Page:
The majority of companies have holiday parties, and for those who do, it becomes somewhat of a tradition. Many employees actually enjoy these parties — they may even look forward to them. “Remember last year’s Christmas party when Sue got so drunk that she fell off of the table?” members of the office staff will say nostalgically throughout the year.
A survey by the executive search firm Battalia Winston found that 91% of offices planned to throw a holiday party during the 2012 holiday season. Is your company throwing a party this year? Does your workplace have a Secret Santa program?
Secret Santa pools are fun, but they are also somewhat of a challenge. “What the heck do I buy for Dave over in payroll? I’ve never even met the guy,” you may think to yourself after drawing his name from the hat. Because people have no idea what to get their coworkers as gifts, sometimes, Secret Santa arrangements end up being more of a disaster than anything else.
A study by Consumer Reports from a few years back found that around 30% of people agree that coworkers and bosses gift the worst holiday gifts. These are the cases where one coworker hands another a nicely wrapped box full of something completely inappropriate, something insinuating the completely wrong message, or something that’s just plain wrong.
We’ve created a list of some of these gift-giving fails. These are the absolute worst gifts that one professional can give to another. And, although they are kind of funny, you do not one to be the one giving a gift like any of these.
Lingerie or an intimate coupon
So, you draw Sue’s name from the hat and you know she’s a happily married women. Her husband would love for her to have sexy lingerie, wouldn’t he? What about Dave? He looks like he’s stressed; maybe you should give him a coupon for “one free massage?” Your significant other loves those cute little coupon books you make, so Dave will too, right?
Wrong. Can you even imagine? Glaring at Dave as he opens your creepy present? You smile at him and crack your knuckles.
As crazy as this all sounds, this hasn’t stopped office staff members from giving these types of gifts. In a CBS News article, a women named Allison describes how a few years ago, her boss gave her “a pack of wine coolers and a gift certificate to Victoria’s Secret.”
A self-help (or how to do your job better) book
If you draw your bosses name, would you ever think about giving him a book entitled Management for Dummies or Manager to Leader: Skills and Insights for a Successful Transition?
What about the fictional Sue from payroll who enjoys a few too many cocktails at the company party? Would you give her The Complete Idiot’s Guide to Business Etiquette or The Alcoholic Society: Addiction and Recovery of the Self?
These books almost always send out the wrong message: You are not very good at life, here’s a book to help you.
Some people wait until the last minute to buy a gift for the secret Santa pool, and instead of quickly buying a gift card (or even giving cash), they decide to re-gift an item they’ve already received. Now, in some cases, the re-gift works out — it’s still in the original packaging, and the other party actually likes the present better than they would have.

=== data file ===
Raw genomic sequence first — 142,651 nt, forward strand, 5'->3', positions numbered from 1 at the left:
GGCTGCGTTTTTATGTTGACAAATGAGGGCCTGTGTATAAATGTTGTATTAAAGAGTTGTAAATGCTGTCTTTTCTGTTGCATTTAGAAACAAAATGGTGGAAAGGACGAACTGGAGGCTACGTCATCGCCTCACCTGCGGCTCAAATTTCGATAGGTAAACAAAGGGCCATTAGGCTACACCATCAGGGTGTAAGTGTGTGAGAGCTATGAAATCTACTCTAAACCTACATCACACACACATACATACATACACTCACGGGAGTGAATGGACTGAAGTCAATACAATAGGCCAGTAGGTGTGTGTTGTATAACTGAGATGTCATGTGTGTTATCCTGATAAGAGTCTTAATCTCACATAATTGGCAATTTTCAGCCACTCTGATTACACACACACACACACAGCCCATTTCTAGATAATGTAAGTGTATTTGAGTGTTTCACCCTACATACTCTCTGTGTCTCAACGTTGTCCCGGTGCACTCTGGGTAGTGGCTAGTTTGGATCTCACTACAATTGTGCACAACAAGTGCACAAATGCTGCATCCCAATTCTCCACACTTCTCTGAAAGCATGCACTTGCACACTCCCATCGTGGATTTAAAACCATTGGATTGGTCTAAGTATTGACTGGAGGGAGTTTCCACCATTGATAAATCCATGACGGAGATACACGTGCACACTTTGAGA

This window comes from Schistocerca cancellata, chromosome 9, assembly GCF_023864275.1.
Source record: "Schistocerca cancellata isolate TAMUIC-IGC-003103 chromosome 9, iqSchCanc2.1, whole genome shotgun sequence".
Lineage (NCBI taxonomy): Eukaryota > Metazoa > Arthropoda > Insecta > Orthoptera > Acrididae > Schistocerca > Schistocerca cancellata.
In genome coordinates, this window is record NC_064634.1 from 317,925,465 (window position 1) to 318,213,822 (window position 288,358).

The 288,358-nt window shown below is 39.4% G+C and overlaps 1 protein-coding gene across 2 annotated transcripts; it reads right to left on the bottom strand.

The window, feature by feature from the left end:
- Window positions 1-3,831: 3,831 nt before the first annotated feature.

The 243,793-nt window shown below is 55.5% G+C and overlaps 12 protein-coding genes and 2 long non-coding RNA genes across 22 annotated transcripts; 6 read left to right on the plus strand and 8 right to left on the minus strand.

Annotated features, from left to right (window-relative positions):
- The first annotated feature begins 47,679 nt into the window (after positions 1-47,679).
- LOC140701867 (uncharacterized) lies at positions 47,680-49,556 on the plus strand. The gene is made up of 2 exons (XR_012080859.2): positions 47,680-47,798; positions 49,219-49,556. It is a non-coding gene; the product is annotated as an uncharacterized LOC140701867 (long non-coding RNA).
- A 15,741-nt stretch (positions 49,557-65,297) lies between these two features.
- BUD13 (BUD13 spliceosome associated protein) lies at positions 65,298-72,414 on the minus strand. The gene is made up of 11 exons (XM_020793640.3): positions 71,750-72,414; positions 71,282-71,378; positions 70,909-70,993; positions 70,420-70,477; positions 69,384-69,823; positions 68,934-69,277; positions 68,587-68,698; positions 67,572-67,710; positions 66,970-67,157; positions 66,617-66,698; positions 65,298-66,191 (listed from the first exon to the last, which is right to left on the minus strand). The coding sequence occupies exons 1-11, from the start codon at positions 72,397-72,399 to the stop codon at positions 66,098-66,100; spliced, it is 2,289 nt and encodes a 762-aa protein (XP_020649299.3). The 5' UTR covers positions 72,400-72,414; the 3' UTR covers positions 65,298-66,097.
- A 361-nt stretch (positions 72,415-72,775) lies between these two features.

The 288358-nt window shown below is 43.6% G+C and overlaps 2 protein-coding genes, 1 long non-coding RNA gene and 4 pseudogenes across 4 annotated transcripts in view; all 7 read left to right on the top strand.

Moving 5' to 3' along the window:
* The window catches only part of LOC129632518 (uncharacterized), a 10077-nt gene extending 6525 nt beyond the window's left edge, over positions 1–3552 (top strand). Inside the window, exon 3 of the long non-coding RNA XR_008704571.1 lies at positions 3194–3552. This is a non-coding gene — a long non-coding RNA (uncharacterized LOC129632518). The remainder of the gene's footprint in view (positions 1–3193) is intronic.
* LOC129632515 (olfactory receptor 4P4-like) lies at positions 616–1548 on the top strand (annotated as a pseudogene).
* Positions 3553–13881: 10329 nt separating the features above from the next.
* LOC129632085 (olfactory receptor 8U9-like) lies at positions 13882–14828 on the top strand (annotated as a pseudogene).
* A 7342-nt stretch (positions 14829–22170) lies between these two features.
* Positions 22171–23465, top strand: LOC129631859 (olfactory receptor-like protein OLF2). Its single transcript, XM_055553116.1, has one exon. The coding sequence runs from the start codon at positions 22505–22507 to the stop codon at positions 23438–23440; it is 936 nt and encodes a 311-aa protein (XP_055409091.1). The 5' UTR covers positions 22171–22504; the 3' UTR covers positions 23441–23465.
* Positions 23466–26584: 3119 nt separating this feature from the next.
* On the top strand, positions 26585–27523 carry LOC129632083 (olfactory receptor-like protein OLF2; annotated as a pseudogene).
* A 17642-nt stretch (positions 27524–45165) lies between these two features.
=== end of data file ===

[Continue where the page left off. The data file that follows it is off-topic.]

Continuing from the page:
But it’s generally best to refrain from pushing the idea of re-gifting to the extreme and giving a coworker the shirt you wore yesterday, a toaster you’ve already used all week (with crumbs in it), or something that’s non-functional.
Toiletries or beauty products
Perfume, deodorant, or any other hygiene product is never a good idea for an office gift. You should think twice before giving a colleague anything that could insinuate that he or she smells bad or looks bad in any way.
“It’s one thing to give a manicure, which is fun and relaxing,” says Constance Hoffman of Social and Business Graces, Inc. in an IAAP publication, “but it’s another to offer a session of hair coloring.” It’s also another thing to say, “here’s a gym membership.”
A Bible or religious gifts
The holidays are a time of togetherness and celebrating one’s faith. Religion is something that a lot of people don’t talk about in the office (because, of course, religion talk in the office is a big no-no). So, you may not know your gift recipient’s faith.
CBS spoke with a women whose extremely religious boss handed out books that’s titles began with phrases like “answers to all the big questions in life” and “why other religions are wrong.” This makes others uncomfortable, and it’s just plain inappropriate
So, this is the first holiday season where people in some parts of the country can walk into a shop and buy marijuana. However, just because it’s legal in the state where you live, this does not mean that it’s a good idea to give a coworker marijuana, marijuana paraphernalia, or marijuana decor — like a pot leaf ornament — for a holiday gift.
Even if you know the recipient well, and know that they are for legalization (maybe they even use marijuana during their off time), it’s still a horrible idea to bring anything related to marijuana to the office holiday party. This is still a hot-button issue and not everyone is comfortable with marijuana, plus, legal or illegal, you can still get fired for using the substance.
A 10% off coupon
As the subject of many sitcoms, the old “here’s a coupon for 10% off at my store if you buy 20 items” gift makes fun of just how cheap people can really be. Gifts where the recipient has to shell out money to redeem the gift’s value are not really gifts, they’re deals. You don’t want to be the one who gave your colleague a deal for Christmas.